Drop-knee bodyboarding: always keep the board flat on the water | Photo: Shutterstock

Unlike surfboards that rely on fins, drop-knee enthusiasts rely solely on weight positioning to control the board. Take your DK style to a whole new level.

Drop-knee bodyboarding will never die. Of all three riding modes - prone, DK, and stand-up - drop-knee was the one that always carried a special aura.

Once you've mastered the art, you're ready to explore its many offerings.

One of the classic mistakes people make is to plant both knees on the board before moving the front foot forward.

Although it might look like a promising way of learning, you're just misleading your brain into thinking it's the right way to do it because it is not.

That said, your knee always goes first. Be aware that when in drop-knee mode, your knee holds the line, and your front foot does the trimming.

Also, make sure you're wearing the fins you're most comfortable with. Large models will hinder the transition from prone to drop-knee wave riding mode.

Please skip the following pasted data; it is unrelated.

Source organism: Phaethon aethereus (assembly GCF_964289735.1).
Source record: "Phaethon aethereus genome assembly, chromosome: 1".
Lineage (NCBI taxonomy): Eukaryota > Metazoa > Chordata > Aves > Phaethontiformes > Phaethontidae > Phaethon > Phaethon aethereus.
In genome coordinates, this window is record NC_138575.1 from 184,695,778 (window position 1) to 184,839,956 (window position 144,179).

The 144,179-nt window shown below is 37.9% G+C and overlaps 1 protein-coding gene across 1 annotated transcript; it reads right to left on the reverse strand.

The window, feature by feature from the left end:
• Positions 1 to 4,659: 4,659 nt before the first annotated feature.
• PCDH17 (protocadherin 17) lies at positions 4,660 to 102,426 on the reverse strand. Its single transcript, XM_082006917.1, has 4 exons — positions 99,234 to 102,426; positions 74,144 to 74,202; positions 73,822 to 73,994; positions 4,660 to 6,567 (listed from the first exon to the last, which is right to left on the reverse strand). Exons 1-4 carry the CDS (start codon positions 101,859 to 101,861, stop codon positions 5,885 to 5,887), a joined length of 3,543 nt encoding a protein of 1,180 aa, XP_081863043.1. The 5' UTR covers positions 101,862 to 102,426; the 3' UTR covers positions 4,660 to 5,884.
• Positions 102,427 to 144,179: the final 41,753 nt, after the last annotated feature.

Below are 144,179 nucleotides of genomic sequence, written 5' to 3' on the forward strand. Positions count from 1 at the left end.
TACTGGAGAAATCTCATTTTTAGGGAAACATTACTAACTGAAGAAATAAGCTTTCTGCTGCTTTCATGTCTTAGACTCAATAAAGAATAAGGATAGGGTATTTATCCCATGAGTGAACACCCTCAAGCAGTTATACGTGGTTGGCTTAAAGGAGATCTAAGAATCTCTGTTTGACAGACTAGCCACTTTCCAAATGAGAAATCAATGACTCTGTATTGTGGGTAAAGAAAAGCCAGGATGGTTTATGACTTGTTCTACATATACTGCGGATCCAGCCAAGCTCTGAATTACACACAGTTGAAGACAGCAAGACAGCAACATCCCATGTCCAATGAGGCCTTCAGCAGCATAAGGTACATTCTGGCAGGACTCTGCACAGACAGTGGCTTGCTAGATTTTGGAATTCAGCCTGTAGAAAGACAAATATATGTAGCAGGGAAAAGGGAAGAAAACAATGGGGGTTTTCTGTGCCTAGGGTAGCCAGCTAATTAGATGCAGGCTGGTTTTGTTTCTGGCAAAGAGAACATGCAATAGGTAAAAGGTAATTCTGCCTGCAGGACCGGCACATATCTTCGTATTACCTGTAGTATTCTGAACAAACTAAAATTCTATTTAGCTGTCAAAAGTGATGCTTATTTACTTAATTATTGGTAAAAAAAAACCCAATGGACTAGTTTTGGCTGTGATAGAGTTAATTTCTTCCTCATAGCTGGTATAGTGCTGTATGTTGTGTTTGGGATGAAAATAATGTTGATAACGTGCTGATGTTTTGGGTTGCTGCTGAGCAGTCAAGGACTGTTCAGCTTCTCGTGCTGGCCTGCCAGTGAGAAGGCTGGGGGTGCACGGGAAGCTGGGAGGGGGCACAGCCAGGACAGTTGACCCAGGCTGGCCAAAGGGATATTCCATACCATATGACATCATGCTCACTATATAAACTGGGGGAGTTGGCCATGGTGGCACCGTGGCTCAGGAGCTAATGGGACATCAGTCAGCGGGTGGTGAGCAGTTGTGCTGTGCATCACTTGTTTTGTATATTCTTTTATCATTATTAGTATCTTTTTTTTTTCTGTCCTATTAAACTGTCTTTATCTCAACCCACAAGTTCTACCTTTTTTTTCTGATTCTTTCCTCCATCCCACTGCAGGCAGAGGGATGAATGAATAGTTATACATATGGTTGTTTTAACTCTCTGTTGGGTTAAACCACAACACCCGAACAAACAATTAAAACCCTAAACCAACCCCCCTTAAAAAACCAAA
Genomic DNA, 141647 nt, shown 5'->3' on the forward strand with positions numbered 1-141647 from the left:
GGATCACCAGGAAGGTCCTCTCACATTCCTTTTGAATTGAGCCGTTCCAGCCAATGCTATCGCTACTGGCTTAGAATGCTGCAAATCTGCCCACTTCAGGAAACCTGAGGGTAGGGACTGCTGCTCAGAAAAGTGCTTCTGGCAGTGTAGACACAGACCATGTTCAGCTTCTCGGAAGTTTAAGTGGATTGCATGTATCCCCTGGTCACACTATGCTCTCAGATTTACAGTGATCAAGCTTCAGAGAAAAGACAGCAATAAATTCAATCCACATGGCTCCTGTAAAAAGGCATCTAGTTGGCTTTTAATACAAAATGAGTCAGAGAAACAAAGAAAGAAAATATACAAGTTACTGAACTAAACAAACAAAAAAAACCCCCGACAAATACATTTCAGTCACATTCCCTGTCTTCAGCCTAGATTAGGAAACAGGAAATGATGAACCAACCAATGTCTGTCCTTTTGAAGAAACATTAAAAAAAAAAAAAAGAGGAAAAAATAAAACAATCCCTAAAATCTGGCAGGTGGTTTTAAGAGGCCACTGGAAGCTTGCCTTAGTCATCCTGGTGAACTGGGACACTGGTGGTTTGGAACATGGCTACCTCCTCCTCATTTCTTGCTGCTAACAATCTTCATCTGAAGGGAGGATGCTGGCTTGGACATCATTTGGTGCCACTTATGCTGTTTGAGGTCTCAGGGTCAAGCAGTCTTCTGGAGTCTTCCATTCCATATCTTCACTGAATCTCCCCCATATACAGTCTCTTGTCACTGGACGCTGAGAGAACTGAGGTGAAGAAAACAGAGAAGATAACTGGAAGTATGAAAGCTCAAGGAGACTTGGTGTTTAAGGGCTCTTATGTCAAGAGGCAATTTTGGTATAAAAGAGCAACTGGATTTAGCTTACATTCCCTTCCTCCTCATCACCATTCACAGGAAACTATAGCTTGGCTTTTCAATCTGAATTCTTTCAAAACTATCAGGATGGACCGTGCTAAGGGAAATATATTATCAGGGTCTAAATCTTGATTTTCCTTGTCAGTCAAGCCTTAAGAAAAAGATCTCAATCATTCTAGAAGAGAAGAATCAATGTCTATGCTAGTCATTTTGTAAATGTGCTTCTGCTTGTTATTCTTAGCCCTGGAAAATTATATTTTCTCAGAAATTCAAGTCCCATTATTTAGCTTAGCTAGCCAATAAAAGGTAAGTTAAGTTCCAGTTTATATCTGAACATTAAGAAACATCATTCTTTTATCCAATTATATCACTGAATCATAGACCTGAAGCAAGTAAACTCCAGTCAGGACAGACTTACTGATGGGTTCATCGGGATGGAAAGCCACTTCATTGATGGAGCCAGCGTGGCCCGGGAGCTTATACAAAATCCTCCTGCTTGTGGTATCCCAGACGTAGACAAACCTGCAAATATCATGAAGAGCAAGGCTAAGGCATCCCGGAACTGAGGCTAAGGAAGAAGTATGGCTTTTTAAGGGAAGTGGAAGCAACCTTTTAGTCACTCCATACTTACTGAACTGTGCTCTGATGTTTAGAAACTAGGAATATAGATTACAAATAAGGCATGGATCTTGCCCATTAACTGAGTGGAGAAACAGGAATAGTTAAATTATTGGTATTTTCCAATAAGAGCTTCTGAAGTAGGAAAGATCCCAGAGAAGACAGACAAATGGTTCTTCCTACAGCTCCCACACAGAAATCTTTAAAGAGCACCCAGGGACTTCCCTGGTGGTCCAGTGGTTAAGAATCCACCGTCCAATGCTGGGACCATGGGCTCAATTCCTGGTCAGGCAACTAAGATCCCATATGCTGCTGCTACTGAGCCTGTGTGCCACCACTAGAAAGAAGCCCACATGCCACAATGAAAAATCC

Quite occasionally, the tip of the fin gets stuck in the bodyboard's deck while moving the front foot towards the nose.

Drop-knee bodyboarding: use your hands/arms to increase riding control | Photo: APB

DK Wave Riding Tips

Finally, remember that natural footers will drop their right knee, and goofy footers will drop their left knee. Now, take a look at the following drop-knee wave riding tips:

  1. Find your ideal DK stance;
  2. Start by practicing on mushy waves;
  3. Try to catch the wave faster than you would when riding prone;
  4. As you pop up, hold both rails and push the board down;
  5. Always keep the bodyboard flat on the water;
  6. Grab the nose of the board with both hands to help raise your knees;
  7. Plant your knee first, and then swing the front foot around towards the top third of the board;
  8. Transfer your weight forward to reduce drag;
  9. Work your hips while riding the wave for faster cutbacks;
  10. Put your hands/arms on the face of the wave to increase riding control;

When catching bigger waves, you will have to angle your board at 45 degrees so that you gain precious milliseconds, skip the bottom turn, and avoid going over the falls.

When you're catching a wave in a kneeling position, you need more balance than in the prone position, so try to find an optimal position on the bodyboard.

The more you practice your drop-knee posture, the better you get at it. And if you start feeling uber-confident, try standing up on the boogie board.

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